MPAA chief warns about trade policies
Tells exhibitors at ShoWest to strive for opennessLAS VEGAS -- The chief cheerleader for Hollywood studios warned exhibitors assembled here Tuesday that the global economic crisis could trigger calls for protectionist trade policies in some countries.
That would be harmful to industry interests anywhere, MPAA chairman and CEO Dan Glickman told a ShoWest audience.
"Now is not the time to build walls," Glickman said. "It's time to work toward solutions of broad, mutual benefit. Whether it's Indian films, U.K. films, French films, American films or the many others, it's important culturally, diplomatically and economically that we strive toward openness and that we share our stories around the world, growing together rather than apart."
A trend toward more restrictive trade policies would hit Hollywood especially hard, he told reporters in a briefing held after his address.
"Walls built can hurt industries that export, and ours is one of the biggest export industries in the world," Glickman said.
One thing the MPAA topper did not dish was the usual data on industry costs. For 20 years, the MPAA has used ShoWest as a forum for releasing estimates on average film production and marketing expenses of its member studios. Not this time.
"I have always been troubled by these figures because they are averages," said Glickman, in his fifth year of representing the MPAA at ShoWest since taking over for the late Jack Valenti.
Glickman added that changes in the ways films are financed complicate how the numbers should be interpreted. But he said the association is probing ways of "sharing these numbers with you in a way that makes sense."
Not that there wasn't a plethora of data distributed after the MPAA presentation, which was accompanied by an address by John Fithian, CEO of the National Association of Theatre Owners.
NATO circulated an average ticket price of $7.18 for 2008. Combined with the MPAA's domestic boxoffice tally of $9.8 billion -- up almost 2% from a year earlier -- that resulted in a modest downtick of less than 1% in admissions to 1.36 billion tickets sold last year.
Boxoffice has produced an admissions uptick of about 8% in the first 10 weeks of 2009, the MPAA estimated.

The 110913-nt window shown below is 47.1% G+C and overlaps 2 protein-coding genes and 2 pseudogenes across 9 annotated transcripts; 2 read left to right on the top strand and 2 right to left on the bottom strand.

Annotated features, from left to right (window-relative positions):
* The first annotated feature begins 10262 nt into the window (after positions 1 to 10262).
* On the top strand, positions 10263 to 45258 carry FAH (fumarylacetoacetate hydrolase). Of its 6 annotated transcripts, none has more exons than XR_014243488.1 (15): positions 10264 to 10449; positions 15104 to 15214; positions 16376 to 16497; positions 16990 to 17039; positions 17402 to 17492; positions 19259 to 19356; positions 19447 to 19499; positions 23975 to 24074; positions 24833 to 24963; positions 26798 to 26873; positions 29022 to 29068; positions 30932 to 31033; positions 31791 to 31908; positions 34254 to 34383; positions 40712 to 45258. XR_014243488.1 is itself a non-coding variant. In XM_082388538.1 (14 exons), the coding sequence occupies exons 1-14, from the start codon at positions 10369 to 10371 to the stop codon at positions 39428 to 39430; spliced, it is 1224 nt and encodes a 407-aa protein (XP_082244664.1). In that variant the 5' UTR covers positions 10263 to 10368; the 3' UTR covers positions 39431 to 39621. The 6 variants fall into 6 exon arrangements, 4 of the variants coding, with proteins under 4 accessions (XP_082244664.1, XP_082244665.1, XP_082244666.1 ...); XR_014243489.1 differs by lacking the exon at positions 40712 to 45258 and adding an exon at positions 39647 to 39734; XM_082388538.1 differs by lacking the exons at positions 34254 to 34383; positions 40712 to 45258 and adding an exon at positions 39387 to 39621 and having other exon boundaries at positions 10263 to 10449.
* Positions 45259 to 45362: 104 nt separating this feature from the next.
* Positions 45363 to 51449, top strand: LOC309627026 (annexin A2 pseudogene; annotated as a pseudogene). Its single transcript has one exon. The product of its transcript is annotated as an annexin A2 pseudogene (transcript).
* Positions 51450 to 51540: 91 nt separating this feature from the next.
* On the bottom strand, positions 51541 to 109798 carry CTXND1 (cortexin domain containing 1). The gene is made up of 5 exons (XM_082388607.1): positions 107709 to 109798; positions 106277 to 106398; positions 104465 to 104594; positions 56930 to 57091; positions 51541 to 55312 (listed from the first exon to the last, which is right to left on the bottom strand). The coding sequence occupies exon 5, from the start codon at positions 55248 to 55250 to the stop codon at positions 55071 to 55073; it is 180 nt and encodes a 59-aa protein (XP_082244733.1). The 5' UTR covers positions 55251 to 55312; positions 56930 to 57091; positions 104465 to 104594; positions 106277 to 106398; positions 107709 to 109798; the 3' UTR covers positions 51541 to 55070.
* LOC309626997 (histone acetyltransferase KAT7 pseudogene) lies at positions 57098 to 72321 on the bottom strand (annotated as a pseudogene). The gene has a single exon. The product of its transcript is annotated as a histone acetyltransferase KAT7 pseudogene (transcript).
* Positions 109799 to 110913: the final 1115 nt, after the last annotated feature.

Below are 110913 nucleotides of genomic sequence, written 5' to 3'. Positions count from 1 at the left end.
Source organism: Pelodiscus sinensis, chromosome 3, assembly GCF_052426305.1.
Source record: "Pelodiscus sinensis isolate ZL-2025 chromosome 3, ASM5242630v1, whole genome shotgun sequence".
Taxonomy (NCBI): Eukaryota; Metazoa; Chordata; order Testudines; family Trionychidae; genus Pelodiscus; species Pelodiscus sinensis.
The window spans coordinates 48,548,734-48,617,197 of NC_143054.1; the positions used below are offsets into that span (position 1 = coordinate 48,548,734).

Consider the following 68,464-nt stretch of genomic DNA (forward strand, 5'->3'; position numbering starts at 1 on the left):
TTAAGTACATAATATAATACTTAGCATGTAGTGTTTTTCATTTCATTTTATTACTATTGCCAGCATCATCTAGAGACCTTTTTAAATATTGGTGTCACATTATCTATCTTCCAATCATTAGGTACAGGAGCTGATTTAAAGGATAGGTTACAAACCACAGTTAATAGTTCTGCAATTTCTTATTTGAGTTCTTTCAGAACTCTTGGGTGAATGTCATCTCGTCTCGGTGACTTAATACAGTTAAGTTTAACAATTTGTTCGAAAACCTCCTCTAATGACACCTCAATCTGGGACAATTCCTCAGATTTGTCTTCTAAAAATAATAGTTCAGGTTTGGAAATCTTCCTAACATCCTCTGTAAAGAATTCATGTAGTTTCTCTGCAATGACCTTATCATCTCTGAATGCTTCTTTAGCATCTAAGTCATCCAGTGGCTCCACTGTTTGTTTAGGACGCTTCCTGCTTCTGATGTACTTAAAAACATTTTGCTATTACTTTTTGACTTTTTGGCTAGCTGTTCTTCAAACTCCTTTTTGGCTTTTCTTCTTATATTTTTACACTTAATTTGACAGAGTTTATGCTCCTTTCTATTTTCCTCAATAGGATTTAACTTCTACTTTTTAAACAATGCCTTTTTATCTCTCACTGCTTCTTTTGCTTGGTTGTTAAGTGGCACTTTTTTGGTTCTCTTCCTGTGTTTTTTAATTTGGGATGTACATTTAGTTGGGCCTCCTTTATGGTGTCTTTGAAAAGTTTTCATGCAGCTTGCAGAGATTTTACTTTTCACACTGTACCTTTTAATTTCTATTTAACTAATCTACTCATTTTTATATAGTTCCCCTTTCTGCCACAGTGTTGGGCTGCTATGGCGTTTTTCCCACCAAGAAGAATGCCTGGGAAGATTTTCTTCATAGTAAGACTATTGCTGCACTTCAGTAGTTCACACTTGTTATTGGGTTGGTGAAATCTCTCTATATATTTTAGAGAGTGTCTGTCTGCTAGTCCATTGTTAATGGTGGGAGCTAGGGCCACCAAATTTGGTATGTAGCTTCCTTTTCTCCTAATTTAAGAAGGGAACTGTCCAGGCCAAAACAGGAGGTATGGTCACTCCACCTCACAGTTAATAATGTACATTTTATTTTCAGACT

"All in all, the cinema industry is doing remarkably well during very difficult times," Fithian said. "Why is this happening? Most importantly, in my opinion, our studio partners have produced quality movies across multiple genres appealing to all demographic segments and distributed in every month of the year."
Successful releases are showing sturdy legs of late, he added.
"Five 2009 wide releases have had second-weekend drops of 30% or less, compared to zero such holds in the same time period in 2008," Fithian noted.
The NATO topper also lauded increased stability in the nation's screen count in recent years after a period of overbuilding. Older venues have been closed, and state-of-the-art new theaters taken their place, with a higher screen count per venue but generally lower seat counts per auditorium.
NATO stats show U.S. screens up less than 3% from a year earlier, with 38,939 screens by the end of 2008.
Among other industry data:
-- Digital screens reached 5,837 by year's end, including about 2,000 with 3-D capability.
-- The theatrical release window has stabilized during the past two years, with 2008 film titles held in theaters an average four months and 13 days before hitting DVD. That window was six days tighter than in 2007 and two days more than in 2006.
-- International boxoffice rose 7% in 2008 to $18.3 billion, representing 65% of the industry's $28.1 billion in worldwide coin; foreign b.o. climbed 7% and worldwide grosses 5%.
-- Eleven more films were released in 2008 than in the previous year, at 610, but studio releases were off by 28 titles at 162. Indie releases rose by 28 to 448.
Fithian was particularly bullish on the 3-D trend.
"3-D is a game-changer," he said. "The last game-changer was sound."
The industrywide presentations followed a humor-laden keynote address by Warner Bros. president Alan Horn.
"This is a great turnout," Horn said, gazing out at the packed, mammoth Paris hotel theater. "It's hard not to think, 'If you had all been at "Watchmen" and multiply that number by $10. ..."
The studio exec introduced trailers for "Harry Potter and the Half-Blood Prince" and three other upcoming Warners releases, assisted by Robert Downey Jr. ("Sherlock Holmes") and directors McG ("Terminator Salvation") and Todd Phillips ("The Hangover").
"Our take on 'Sherlock Holmes' is going so much back to the source material," Downey said.
Downey was invited to join the project by producer Joel Silver shortly after the actor's big opening success with "Iron Man." But he recalled that "Holmes" helmer Guy Ritchie initially told Downey he thought the actor was too old to play the fictional sleuth.
"I told him I was getting up in the morning and getting going with the movie, so we had better get together on whatever needed to be worked out," Downey said with a mischievous grin.
ShoWest continues through Thursday at the Bally's and Paris hotels here.